Quick Gaming, Power Consumption and Overclocking
Quick 1080p Gaming Results
One of the benefits we SHOULD see with the Intel Core i9 HEDT processors in comparison to Threadripper is better gaming performance. Because the clock speeds on the 7980XE and 7960X are going to be very high at low thread counts, they should look much more like the 7700K.
In general, that's the case. Though we only are showing you 1080p results here, because that is where differences will appear if they exist, the Core i9-7980XE and 7960X look better than the two AMD Threadripper processors. Hitman and Rise of the Tomb Raider are two extreme examples of that, while Ashes and Ghost Recon show homogeny.
It's worth noting that Far Cry Primal doesn't run on systems with more than 20-cores/thread enabled, so there are only partial results. The score for the Core i9-7980XE was achieved after disabling cores in the MSCONFIG tool.
If you remember to both the 7900X and the 1950X reviews, I was critical of the power consumption that these platforms showed in comparison to their rated TDP and power draw numbers.
The same is basically true here. The Core i9-7980XE system draws 274 watts total from the wall while the Core i9-7960X drops that to 264 watts. Compared to the 10-core Core i9-7900X, that is 36 watts higher, which is near expectations with a 25-watt rated TDP delta between them. The Threadripper 1950X and 1920X match system power draw. But because the multi-threaded performance of the 7980XE is generally higher, the power efficiency of the Skylake-X architecture wins out.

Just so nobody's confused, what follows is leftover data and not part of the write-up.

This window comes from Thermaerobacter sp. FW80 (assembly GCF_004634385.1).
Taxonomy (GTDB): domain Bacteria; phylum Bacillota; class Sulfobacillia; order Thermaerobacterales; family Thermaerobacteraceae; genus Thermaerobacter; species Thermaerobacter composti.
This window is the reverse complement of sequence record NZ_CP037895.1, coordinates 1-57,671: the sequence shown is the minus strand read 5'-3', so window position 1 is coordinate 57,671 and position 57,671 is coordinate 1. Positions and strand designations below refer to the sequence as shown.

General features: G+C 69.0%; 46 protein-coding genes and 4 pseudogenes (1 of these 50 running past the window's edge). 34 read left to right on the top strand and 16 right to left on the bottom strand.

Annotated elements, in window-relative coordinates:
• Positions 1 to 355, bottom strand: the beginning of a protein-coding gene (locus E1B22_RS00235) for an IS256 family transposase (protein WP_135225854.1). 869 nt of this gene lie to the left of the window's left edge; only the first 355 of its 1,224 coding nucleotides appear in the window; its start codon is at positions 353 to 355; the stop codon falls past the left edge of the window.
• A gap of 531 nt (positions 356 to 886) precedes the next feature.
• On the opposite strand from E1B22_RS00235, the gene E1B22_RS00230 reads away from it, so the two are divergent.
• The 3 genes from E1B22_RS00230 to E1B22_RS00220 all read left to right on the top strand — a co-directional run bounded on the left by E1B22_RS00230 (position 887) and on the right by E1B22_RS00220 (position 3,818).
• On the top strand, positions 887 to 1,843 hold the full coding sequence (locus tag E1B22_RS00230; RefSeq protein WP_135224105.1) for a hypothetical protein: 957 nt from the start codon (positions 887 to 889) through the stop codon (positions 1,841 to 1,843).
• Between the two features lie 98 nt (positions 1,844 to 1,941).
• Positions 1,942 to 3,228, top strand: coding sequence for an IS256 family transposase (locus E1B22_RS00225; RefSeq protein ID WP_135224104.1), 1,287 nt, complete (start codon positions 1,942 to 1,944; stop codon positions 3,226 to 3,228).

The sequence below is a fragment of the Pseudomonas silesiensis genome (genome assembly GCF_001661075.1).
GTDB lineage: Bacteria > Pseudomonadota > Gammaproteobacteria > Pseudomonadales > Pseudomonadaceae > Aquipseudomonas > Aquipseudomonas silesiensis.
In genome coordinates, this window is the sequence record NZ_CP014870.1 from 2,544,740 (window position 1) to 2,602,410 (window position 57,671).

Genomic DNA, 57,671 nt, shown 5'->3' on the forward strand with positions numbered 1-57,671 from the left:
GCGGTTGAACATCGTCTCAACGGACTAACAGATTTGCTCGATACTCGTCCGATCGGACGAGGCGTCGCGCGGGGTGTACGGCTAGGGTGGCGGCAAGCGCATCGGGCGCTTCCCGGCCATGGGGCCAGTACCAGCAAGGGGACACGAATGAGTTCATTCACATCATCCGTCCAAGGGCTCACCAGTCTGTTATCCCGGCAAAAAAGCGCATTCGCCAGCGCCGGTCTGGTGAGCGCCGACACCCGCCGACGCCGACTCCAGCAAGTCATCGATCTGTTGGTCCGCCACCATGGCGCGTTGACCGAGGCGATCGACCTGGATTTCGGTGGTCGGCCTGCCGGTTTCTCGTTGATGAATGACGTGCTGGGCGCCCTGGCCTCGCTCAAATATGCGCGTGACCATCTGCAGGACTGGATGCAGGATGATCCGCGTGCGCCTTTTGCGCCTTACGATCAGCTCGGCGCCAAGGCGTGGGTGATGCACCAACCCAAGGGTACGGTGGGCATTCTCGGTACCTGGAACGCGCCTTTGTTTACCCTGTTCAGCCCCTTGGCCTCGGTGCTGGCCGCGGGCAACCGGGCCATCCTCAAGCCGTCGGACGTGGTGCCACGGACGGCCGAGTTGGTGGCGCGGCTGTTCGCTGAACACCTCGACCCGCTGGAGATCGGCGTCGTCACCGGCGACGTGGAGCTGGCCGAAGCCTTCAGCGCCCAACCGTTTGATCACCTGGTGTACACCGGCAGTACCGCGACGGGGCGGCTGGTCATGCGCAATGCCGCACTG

Overclocking the Core i9-7980XE – 18 cores at 4.3 GHz!
Overclocking with the Core i9-7980XE was a combination of awe-inspiring performance and eye-raising power consumption numbers. The process was made easy with the ASUS X299-Deluxe and its impressive handling of voltages on AUTO settings. I was able to increase the voltage on our 7980XE to 1.2v and jump to a multiplier of 43x on all cores. Temperatures were in the upper 80C to lower 90C range but I never once ran into stability issues, even when running longer form benchmarks and burn-ins. All of this was done with a Corsair 240mm radiator all-in-one liquid cooler.
Let’s start with the almost scary looking power consumption numbers we saw in our peak overclock state.
Okay, guys, this is a real number. And it’s not even the highest number I measured in our testing, but it is the most apples to apples. When setting voltage to AUTO in the ASUS BIOS and running at 43x multiplier, I measured a power draw of 610 watts with Blender. After backing it down to 1.2v fixed and using Cinebench as our standard power draw test, we get 553 watts. That is 279 watts HIGHER than the 7980XE running at stock settings. Even if you assume that the 7980XE was running at its specified 180 watts TDP in those conditions (which is debatable), that puts this CPU at 459 watts of total power draw.
I don’t know how else to say this guys…but that’s friggin’ nuts.
If you are going to draw that much power, what performance can you get out of your system at least?
The overclocked Core i9-7980XE was able to run 25-27% faster than stock settings in this state. That puts it 40% faster than the Threadripper 1950X at stock and 25% faster than the Threadripper we had overclocked to 4.0 GHz on all cores.